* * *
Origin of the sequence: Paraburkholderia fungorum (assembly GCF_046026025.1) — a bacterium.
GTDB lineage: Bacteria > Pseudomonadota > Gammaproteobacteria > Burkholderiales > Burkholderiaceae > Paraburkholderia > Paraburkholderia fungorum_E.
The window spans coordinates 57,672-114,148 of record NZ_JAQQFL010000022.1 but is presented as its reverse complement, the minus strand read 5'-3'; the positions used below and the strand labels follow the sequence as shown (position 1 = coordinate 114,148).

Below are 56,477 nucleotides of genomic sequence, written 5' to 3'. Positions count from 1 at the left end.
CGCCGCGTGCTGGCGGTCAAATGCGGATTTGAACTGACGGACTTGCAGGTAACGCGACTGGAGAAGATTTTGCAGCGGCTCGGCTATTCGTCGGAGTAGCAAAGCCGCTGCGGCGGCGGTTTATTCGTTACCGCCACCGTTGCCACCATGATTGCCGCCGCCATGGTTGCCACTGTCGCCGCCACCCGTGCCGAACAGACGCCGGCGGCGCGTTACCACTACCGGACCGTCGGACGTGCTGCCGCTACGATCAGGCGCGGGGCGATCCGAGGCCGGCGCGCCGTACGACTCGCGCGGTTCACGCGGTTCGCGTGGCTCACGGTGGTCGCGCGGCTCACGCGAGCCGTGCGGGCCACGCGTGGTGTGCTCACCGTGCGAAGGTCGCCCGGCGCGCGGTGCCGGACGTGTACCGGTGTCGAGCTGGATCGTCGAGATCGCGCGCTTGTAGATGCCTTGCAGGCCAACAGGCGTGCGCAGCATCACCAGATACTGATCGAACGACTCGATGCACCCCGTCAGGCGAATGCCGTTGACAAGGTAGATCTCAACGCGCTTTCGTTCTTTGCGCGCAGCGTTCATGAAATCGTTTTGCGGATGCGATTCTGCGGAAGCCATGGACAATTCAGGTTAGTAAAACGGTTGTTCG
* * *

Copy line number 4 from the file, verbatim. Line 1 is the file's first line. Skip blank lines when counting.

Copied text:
Below are 56,477 nucleotides of genomic sequence, written 5' to 3'. Positions count from 1 at the left end.